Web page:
Business/Economy, Civil Liberties, Denver, Lone Tree, Politics

Government scolds shouldn't pick economic winners and losers

On a discrimination scale of one to ten, the Denver City Council Business Development Committee rates a whopping 10+.

I watched with astonishment the “pause” in considering a Chick-fil-A lease at Denver International Airport. Apparently several Council members did not like what a Chick-fil-A individual thinks and like school yard bullies, used their power to smack Chick-fil-A with their definition of correct thinking. What if a different contingency held sway over the Denver City Council and advocated against a business whose owner supports pro-LGBTQ causes, pausing its approval?

These same members of Council, who questioned Chick-fil-A, would likely be outraged.

icon_op_edDespite Chick-fil-A’s affirmation that it has always operated as an equal opportunity employer and is committed to nondiscriminatory practices, Denver City Council’s first openly gay member, Robin, Kneich, questioned approval of a Chick-fil-A lease at Denver International Airport, expressing concern that the company used “corporate profits to fund and fuel discrimination.” What could be more discriminatory than officials pausing or withholding approvals because of diversity of thought?

Councilman Paul Lopez called opposition to the chain at DIA “really, truly a moral issue on the city.” As citizens, we must ask, “Since when are government officials supposed to be the moral police?”

This was really about potentially taking away personal choice. Neil Maxfield, the senior vice president of concession at DIA, noted a 2013 survey of airport users “identified Chick-fil-A as being the second-most-sought-after quick service brand at the airport, second to Chipotle,” which didn’t apply for the space.  New council member Jolan Clark stated, “We can do better than this brand in Denver at our airport, in my estimation.”

Apparently Denver city council members missed the memo that elected officials are to remain impartial when making decisions. Elected officials are not supposed to pick winners and losers. Individuals, choosing where they spend their hard-earned dollars, will vote with their feet. That’s how the free market works.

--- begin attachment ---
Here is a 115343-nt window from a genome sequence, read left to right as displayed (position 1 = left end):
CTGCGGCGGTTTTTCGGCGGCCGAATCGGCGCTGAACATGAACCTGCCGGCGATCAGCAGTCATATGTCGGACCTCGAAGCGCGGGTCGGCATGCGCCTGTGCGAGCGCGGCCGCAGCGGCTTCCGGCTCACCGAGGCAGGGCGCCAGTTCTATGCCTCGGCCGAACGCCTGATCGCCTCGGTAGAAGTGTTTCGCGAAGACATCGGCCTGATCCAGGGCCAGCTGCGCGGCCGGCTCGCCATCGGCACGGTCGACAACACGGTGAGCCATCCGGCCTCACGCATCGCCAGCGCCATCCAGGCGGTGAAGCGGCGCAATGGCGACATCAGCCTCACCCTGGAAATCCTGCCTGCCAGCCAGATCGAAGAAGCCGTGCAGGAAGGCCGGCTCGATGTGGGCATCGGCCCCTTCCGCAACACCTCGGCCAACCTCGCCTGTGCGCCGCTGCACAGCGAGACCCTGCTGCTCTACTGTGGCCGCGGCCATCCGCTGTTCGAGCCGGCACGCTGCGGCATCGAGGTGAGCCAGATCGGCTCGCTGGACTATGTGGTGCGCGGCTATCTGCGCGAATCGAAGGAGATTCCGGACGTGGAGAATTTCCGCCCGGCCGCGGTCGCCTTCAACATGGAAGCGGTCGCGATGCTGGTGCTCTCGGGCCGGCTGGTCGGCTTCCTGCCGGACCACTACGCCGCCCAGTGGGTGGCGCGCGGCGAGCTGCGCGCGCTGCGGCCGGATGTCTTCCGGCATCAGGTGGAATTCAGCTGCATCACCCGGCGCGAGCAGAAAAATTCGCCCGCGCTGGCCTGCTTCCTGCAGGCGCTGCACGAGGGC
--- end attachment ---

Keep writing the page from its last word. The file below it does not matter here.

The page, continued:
As a member of Lone Tree City Council I recently witnessed discriminatory responses from fellow council members over awarding a liquor license to a new Hooters restaurant in Lone Tree. Even though I had never been to a Hooters restaurant, I stood in support of their right to invest their capital, take risks and compete for customers. I was astonished that fellow members raised questions about the waitress dress code (not much different from the Denver Bronco cheerleaders).  One council member even urged the company to change their name.

Ultimately, the Hooters’ liquor license was approved and the Denver City Council recently approved Chick-fil-A’s lease at DIA.

I am deeply concerned when elected officials let personal preferences affect their decision making. No matter your side of the aisle, color of skin or sexual preferences, you should be concerned too.  Hooters yesterday, Chick-fil-A today and who knows which business government will pick on tomorrow. It might be yours.

Contact the Denver City Councilmembers, thank them for the approval of Chick-fil-A’s lease, let them know you care about the right of individuals to choose which businesses to patronize and care that legitimate businesses have the opportunity to freely compete for customers.

Kim Monson is a Lone Tree City Council member.

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